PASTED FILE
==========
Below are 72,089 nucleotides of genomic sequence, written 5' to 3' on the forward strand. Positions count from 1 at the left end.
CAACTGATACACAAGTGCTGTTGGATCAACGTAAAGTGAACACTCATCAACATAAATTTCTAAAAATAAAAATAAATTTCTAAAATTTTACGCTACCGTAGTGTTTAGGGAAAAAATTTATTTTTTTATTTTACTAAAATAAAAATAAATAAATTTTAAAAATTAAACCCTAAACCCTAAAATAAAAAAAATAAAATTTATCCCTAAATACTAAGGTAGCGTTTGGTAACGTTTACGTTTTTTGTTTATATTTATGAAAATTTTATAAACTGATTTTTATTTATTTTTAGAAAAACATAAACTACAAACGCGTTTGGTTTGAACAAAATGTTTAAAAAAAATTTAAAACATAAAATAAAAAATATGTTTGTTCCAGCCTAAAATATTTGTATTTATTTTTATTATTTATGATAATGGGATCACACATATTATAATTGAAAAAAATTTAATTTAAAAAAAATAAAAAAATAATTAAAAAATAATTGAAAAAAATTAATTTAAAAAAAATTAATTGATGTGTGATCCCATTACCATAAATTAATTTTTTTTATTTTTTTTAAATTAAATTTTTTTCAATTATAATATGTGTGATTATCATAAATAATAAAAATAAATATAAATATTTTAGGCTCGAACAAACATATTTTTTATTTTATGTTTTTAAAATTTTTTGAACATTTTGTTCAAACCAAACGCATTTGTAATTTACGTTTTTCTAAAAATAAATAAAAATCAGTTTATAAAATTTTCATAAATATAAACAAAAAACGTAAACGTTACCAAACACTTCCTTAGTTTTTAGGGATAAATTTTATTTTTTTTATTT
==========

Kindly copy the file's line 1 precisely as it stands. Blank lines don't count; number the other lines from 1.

Below are 72,089 nucleotides of genomic sequence, written 5' to 3' on the forward strand. Positions count from 1 at the left end.